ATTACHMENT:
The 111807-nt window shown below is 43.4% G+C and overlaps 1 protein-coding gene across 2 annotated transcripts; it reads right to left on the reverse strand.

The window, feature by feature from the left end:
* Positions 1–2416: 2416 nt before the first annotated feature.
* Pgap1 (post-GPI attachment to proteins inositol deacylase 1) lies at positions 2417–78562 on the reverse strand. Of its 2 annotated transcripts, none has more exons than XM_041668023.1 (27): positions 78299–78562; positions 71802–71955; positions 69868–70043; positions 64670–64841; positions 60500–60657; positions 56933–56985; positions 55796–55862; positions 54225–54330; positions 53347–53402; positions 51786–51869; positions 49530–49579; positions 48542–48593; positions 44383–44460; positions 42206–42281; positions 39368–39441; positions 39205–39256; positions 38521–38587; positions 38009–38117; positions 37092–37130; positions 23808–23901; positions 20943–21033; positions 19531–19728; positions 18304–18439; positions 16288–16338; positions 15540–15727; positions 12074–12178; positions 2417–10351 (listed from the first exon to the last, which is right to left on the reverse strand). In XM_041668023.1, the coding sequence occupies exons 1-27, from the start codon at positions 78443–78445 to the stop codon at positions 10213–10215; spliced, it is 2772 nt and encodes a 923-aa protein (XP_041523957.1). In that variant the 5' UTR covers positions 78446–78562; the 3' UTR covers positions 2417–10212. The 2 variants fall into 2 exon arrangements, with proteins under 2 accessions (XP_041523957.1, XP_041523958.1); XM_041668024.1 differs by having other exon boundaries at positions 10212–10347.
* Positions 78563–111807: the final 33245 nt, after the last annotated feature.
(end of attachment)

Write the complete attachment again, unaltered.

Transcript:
The 111807-nt window shown below is 43.4% G+C and overlaps 1 protein-coding gene across 2 annotated transcripts; it reads right to left on the reverse strand.

The window, feature by feature from the left end:
* Positions 1–2416: 2416 nt before the first annotated feature.
* Pgap1 (post-GPI attachment to proteins inositol deacylase 1) lies at positions 2417–78562 on the reverse strand. Of its 2 annotated transcripts, none has more exons than XM_041668023.1 (27): positions 78299–78562; positions 71802–71955; positions 69868–70043; positions 64670–64841; positions 60500–60657; positions 56933–56985; positions 55796–55862; positions 54225–54330; positions 53347–53402; positions 51786–51869; positions 49530–49579; positions 48542–48593; positions 44383–44460; positions 42206–42281; positions 39368–39441; positions 39205–39256; positions 38521–38587; positions 38009–38117; positions 37092–37130; positions 23808–23901; positions 20943–21033; positions 19531–19728; positions 18304–18439; positions 16288–16338; positions 15540–15727; positions 12074–12178; positions 2417–10351 (listed from the first exon to the last, which is right to left on the reverse strand). In XM_041668023.1, the coding sequence occupies exons 1-27, from the start codon at positions 78443–78445 to the stop codon at positions 10213–10215; spliced, it is 2772 nt and encodes a 923-aa protein (XP_041523957.1). In that variant the 5' UTR covers positions 78446–78562; the 3' UTR covers positions 2417–10212. The 2 variants fall into 2 exon arrangements, with proteins under 2 accessions (XP_041523957.1, XP_041523958.1); XM_041668024.1 differs by having other exon boundaries at positions 10212–10347.
* Positions 78563–111807: the final 33245 nt, after the last annotated feature.